Despite the challenges and prejudices that exist in many cultures (Including that of the United States), in general, the Bible teaches that being both conditions of married and unmarried is a gift from God. There is no such thing as the “gift of singleness” as is often taught in the church today. Being single is a condition to be thankful for and when or if you get married you are merely exchanging one gift for another. According to the Bible, both states have challenges, and both are good.
If one is single and feels led of the Lord to serve overseas, it should be said with some assurance that it is the right and obedient thing to do. (Matthew 28: 18,19) This needs to be stated because there are some single Christians in the local church who are unsure about going to the foreign mission field because of their singleness. For those singles that feel that way, it’s reassuring to keep in mind that when Jesus gave the “Great Commission” he did not mention marital status. Also, keep in mind that maybe the greatest missionary of the Christian church “Paul the Apostle” was not married. The list of single Christian missionaries that have had an impact on the church and the world is quite extensive. Amy Carmichael, Gladys Aylward, Dietrich Bonhoeffer, and Lottie Moon, to name a few.

In many cases, it was their single status that allowed them to have the impact they did. Being single on the mission field can be handled with grace. It helps to keep in mind what Doris Sala, wife of popular speaker Harold Sala, recently emphasized at a singles conference in Manila, Philippines: “This is not a couples world, it is God’s world.” And since it is God’s world, he would like to use the single man and woman to further His kingdom.

The following are twenty suggestions for living and working as an overseas missionary. Single missionaries have a wide variety of experiences and circumstances, so they are not meant to be all-inclusive. The suggestions are partially based on the input and wisdom that was gathered from the surveys and interviews conducted in 2007 and partly from articles and books on being single on the mission field. They are also taken from 25 years of personal experience as unmarried living and working overseas.

20 Suggestions for Living and Working Overseas
1. Adopt a Family
Live and spend time with a family. In some cases, singles living and working overseas will move in with a family, which will help with making initial cultural adjustments. There will more than likely be families you will feel more comfortable with than others, and you will find some families who will become cherished friends. However, be careful not to make assumptions. Some married couples with children may not be comfortable with singles or may not have the time to give to single co-workers. Raising children is time-consuming!
2. Build a Relationship with A National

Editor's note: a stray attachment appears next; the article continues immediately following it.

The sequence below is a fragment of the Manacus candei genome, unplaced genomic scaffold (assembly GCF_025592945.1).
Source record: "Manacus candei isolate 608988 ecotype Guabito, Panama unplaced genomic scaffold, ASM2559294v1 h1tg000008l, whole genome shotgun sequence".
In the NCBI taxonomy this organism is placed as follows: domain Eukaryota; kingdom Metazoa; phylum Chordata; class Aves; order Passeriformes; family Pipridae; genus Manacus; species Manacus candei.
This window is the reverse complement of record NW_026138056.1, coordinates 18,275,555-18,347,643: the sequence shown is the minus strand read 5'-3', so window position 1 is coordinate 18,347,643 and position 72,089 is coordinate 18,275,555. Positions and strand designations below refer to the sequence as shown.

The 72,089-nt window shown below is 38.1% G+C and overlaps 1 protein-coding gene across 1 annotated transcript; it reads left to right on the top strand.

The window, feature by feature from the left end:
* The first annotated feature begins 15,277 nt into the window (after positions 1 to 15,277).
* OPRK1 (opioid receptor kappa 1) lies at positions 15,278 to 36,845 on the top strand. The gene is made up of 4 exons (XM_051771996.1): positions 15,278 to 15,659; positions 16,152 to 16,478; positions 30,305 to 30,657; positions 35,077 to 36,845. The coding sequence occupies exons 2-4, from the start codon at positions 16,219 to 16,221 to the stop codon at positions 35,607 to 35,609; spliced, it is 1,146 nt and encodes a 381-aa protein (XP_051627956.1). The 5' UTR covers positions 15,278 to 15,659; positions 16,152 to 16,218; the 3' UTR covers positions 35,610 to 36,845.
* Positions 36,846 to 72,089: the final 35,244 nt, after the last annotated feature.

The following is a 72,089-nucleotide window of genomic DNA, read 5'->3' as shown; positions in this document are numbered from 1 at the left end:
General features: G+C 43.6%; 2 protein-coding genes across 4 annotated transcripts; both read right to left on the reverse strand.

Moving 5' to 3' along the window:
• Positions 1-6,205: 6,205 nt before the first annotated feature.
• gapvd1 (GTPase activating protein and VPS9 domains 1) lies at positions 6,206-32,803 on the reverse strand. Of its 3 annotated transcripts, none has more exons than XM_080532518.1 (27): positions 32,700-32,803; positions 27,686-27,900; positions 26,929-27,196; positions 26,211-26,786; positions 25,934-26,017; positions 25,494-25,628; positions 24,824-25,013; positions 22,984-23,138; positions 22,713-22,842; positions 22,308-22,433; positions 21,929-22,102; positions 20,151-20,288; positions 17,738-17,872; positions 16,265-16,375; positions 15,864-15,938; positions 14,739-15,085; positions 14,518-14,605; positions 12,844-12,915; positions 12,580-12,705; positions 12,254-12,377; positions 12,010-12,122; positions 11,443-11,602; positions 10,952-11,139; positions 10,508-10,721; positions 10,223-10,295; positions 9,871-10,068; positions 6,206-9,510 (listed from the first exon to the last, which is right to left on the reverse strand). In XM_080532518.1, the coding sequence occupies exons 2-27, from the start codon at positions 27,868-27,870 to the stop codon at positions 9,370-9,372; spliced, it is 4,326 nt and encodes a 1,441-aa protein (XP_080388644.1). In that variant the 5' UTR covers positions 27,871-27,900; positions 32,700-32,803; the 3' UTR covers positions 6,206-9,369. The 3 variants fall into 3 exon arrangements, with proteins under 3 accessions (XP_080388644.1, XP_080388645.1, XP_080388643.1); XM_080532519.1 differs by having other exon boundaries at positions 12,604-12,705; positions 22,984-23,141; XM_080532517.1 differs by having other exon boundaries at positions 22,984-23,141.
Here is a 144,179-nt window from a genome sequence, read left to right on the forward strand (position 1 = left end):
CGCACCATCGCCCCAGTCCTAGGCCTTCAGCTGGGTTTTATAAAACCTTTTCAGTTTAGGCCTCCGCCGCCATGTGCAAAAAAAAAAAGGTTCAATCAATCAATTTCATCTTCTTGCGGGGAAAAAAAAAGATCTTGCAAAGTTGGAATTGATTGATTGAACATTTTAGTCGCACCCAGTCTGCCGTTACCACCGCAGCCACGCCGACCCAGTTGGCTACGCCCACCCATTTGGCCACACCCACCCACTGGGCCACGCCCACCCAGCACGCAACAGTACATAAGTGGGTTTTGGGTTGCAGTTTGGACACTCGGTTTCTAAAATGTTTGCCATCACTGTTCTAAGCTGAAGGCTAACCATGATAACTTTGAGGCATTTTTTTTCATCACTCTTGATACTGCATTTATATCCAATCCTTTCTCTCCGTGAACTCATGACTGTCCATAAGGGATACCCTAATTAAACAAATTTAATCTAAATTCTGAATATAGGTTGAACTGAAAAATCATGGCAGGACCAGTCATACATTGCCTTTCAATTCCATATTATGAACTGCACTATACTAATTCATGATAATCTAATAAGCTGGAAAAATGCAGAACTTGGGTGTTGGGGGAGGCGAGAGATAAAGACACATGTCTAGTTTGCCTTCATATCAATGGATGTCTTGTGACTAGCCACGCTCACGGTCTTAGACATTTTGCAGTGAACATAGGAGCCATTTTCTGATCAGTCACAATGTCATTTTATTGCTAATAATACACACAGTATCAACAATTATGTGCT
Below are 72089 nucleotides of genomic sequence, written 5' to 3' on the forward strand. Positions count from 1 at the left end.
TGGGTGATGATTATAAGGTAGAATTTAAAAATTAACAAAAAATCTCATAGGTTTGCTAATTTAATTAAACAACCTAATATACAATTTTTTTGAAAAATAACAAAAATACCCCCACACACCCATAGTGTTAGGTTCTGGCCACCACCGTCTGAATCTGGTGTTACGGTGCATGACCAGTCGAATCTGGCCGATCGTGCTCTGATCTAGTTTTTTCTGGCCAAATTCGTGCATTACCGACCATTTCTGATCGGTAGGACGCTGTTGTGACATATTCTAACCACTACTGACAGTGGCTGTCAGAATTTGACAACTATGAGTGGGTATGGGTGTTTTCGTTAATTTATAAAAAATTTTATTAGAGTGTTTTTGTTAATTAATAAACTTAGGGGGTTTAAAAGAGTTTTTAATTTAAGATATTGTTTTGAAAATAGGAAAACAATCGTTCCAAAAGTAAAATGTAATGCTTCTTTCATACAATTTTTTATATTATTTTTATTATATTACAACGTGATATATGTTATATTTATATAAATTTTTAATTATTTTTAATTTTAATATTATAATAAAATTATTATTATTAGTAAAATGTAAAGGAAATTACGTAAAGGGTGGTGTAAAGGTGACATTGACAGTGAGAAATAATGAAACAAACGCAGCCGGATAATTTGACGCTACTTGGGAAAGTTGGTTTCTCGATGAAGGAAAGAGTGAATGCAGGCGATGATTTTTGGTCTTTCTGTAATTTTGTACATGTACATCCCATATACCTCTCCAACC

Building a close relationship with a national in the country you are serving can go a long way in making your culture adjustment smoother. According to Bernard Adeney “Friendship is the key to knowledge and wisdom in a foreign context” (p. 54). Adeney believes that through getting involved in the lives of the people and experiencing their culture we can observe, “by seeing that there is another way of seeing, we see our way of seeing for the first time” (p. 24).
3. Live in the Now
“Wherever you are, be all there. Live to the hilt of every situation you believe to be the will of God” (Jim Elliot). For singles, it is easy to get the nagging feeling that something is not quite right without a spouse. Some people might even suggest that you are not complete. This is contrary to God’s Word! We are complete in Him (Col. 2:10). We have been given everything we need to live an honoring and godly life now (2 Pet. 1: 3). Marriage may or may not happen. As singles, we need to make the most of every opportunity that God has given us in the here and now. (Eph; 5: 15, 16).
4. Create a Personal Mission Statement
Creating a personal mission statement is a healthy process that will help you identify your gifts and desires. It may also help give you direction and vision on where and what organization you would like to serve in overseas. However, it needs to be a flexible document that is looked at periodically. Depending on your goals, for a single person, creating a personal mission statement can be a dynamic process.
5. Get Involved in the School Community.                                                                                  “Let him who cannot be alone beware of community, let him who is not in community beware of being alone” (Dietrich Bonhoeffer). Don’t isolate yourself from the missionary and school community. Reach out where possible and as the Lord gives opportunity.
6. Use the Gifts God Has Given you
Discover where you are gifted and allow God to use those gifts for the furtherance of his Kingdom. Follow your desires and your spiritual gifts. Fill needs where possible but don’t let your self to be marginalized because of your gender or singleness. If job opportunities come up and you feel like God can use your gifts in that particular area do not be shy about applying for the job. There are plenty of useful assessment tools on the market that can help you in this area.
7. Be a Life Long Learner